James Sturcke: The commercial roots of Christmas





early October, shortly before the shops began to fill up with singing Santas and fake trees, a senior Scottish churchman urged an end to "plastic" Christmas.
"It is of great concern that so many people feel under pressure to present the perfect Christmas," said the Right Rev Alan McDonald. "Stop thinking of presents and start thinking about the present!" was the speech's catchily headlined press release.

Concerns over the rampant commercialism of Christmas are almost as old as the festival itself. Back in the late fourth century, St Gregory of Nazianzus was urging Christians to celebrate the birth of Jesus "not after the way of the world, but in a fashion above the world".

But Christmas as we know it - spending December 25 opening presents and eating turkey - is a relatively new phenomenon, says Ronald Hutton of the University of Bristol.
"About 200 years ago a lot of people did not celebrate Christmas day at all. Those that did had to celebrate it as part of a package between new year and 12th Night," says Hutton. "It was at new year that you exchanged presents. Queen Victoria being old fashioned never gave a Christmas present but gave new year's presents until the end of her life."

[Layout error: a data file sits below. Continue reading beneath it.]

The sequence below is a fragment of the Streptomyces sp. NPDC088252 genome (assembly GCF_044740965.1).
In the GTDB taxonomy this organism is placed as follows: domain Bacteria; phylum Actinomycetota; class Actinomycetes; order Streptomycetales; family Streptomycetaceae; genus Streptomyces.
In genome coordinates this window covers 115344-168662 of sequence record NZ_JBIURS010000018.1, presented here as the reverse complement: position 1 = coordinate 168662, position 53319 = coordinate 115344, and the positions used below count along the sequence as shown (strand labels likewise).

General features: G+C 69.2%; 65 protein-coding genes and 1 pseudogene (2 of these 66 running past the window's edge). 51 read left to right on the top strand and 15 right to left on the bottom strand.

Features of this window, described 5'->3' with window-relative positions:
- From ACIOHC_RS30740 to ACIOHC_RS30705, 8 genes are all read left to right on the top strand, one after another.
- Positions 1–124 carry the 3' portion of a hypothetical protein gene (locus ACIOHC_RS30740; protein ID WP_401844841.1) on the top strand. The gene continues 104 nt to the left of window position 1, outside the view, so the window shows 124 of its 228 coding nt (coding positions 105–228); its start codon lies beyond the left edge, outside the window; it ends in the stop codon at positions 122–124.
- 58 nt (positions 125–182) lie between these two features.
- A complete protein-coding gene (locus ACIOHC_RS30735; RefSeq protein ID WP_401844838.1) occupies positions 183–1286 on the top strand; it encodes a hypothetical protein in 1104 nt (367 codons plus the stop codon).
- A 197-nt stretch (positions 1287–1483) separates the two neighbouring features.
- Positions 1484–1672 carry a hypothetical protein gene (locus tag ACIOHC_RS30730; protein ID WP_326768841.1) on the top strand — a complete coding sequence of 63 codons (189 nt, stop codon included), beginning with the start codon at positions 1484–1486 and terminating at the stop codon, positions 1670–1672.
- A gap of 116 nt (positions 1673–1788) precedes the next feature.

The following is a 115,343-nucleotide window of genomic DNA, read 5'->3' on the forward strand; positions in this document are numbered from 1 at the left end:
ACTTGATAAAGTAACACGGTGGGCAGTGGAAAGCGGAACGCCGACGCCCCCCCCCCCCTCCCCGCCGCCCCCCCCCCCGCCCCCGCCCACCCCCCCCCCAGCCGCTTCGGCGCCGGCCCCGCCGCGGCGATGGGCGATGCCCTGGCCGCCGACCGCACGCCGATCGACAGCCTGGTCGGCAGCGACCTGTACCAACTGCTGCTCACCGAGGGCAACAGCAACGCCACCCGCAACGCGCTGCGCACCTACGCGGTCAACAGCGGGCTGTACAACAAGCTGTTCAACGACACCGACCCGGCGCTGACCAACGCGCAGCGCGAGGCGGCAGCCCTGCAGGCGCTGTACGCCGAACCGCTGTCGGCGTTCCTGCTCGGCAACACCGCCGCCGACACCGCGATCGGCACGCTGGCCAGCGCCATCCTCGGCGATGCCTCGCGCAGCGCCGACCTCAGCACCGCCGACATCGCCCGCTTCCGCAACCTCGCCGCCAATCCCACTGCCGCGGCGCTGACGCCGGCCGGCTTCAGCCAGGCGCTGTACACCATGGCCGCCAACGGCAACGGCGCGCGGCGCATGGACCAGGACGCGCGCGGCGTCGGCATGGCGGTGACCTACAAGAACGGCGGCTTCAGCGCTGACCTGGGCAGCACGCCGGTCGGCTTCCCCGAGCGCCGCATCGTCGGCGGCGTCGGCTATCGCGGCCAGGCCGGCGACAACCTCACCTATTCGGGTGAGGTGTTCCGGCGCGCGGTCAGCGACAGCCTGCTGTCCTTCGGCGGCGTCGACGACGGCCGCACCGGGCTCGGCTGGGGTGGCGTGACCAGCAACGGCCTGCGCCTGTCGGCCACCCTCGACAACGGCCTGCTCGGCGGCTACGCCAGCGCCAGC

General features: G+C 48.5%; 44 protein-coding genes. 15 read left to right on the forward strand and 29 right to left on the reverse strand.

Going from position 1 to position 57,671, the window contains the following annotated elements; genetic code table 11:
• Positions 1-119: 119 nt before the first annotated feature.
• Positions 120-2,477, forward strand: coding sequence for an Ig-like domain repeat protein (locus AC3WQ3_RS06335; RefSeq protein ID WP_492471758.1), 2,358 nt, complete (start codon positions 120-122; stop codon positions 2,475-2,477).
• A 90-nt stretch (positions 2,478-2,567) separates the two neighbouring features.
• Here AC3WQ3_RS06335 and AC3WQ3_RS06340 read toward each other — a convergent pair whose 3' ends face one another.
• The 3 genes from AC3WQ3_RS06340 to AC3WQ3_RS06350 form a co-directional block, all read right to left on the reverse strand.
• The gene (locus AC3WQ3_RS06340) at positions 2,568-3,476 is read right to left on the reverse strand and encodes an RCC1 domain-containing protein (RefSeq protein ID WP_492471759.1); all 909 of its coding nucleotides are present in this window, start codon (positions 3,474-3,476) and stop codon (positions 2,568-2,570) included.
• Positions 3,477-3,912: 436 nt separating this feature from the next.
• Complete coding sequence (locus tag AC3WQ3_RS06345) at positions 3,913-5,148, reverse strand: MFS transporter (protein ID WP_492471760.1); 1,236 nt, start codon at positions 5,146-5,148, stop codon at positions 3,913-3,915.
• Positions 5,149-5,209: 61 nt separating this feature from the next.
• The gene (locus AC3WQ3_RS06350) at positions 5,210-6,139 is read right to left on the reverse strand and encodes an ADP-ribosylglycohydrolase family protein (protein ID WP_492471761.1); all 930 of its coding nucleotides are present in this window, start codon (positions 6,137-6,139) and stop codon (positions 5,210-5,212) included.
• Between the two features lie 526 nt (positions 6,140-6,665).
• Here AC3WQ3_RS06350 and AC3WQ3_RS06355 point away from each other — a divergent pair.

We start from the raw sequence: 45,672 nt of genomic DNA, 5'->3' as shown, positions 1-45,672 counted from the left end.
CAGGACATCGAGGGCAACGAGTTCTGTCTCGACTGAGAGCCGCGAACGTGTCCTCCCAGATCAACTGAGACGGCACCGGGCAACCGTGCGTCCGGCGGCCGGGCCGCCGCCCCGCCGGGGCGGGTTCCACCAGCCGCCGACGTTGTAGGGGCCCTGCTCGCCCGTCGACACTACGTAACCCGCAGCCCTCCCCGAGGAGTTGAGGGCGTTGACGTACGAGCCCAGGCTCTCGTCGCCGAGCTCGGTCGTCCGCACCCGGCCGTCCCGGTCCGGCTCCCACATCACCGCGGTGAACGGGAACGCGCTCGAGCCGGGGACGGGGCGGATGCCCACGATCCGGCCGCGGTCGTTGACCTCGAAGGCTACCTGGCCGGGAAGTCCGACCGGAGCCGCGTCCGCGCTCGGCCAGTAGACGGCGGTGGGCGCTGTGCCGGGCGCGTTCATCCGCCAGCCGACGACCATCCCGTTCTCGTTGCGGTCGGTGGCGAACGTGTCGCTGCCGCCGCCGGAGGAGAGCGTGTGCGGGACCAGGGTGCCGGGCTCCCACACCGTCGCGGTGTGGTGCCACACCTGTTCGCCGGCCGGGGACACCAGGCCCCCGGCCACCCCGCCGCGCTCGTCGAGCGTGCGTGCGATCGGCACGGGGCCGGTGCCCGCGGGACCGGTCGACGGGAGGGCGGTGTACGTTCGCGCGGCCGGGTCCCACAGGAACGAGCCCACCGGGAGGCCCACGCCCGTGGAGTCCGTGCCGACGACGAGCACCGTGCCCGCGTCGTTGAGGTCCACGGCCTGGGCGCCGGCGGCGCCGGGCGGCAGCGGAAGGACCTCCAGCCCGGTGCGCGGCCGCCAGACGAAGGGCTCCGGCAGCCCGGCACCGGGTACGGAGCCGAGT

Christmas evolved from pagan festivals and Roman celebrations taking place around the time of the mid-winter solstice and new year, on to which early Christians tagged the birth of Jesus. The fact that it coincided with the least productive season in agrarian economies made it a ripe time to idle, and protracted winter festivals were a feature of medieval times.

After the Reformation, Christmas's fortunes ebbed and flowed according to whether Catholics or Protestants were dominant in the country, with Thomas Cromwell famously banning it for over a dozen years in the mid-17th century.

Even after it was restored to the calendar, Christmas itself continued to be relatively simple.

Yet, by the 1850s, Christmas was recognisably modern with decorations, candles, cards, seasonal foods, charitable giving and a recognisable commercial season. What triggered the change?

"The invention of the middle-class family which required a festival that symbolised its strengths," says Professor Hutton. "And so you get symbols around which the family can rally, like the Christmas tree and turkey. You get the children brought in a big way with new year's gifts transferred to Christmas presents. And you get Santa Claus brought in from America."

But Mark Connelly, a reader of modern British history at Kent University, insists that Christmas was far from a "moribund" affair before the Victorians adopted trees and turkey.

"Two hundred years ago you would definitely have seen Christmas celebrated. Undoubtedly you would have already found the first signs of a commercial culture and the use of Christmas as a chance to sell things. That was starting to establish itself with the provisioning market. There were certain things you were meant to eat at Christmas. That was already established."

But the Victorians did change the face of Christmas. Why? Because they were terrified that time was moving too quickly and events were spiralling out of control, a notion triggered by rapid urbanisation and industrialisation, says Dr Connelly....


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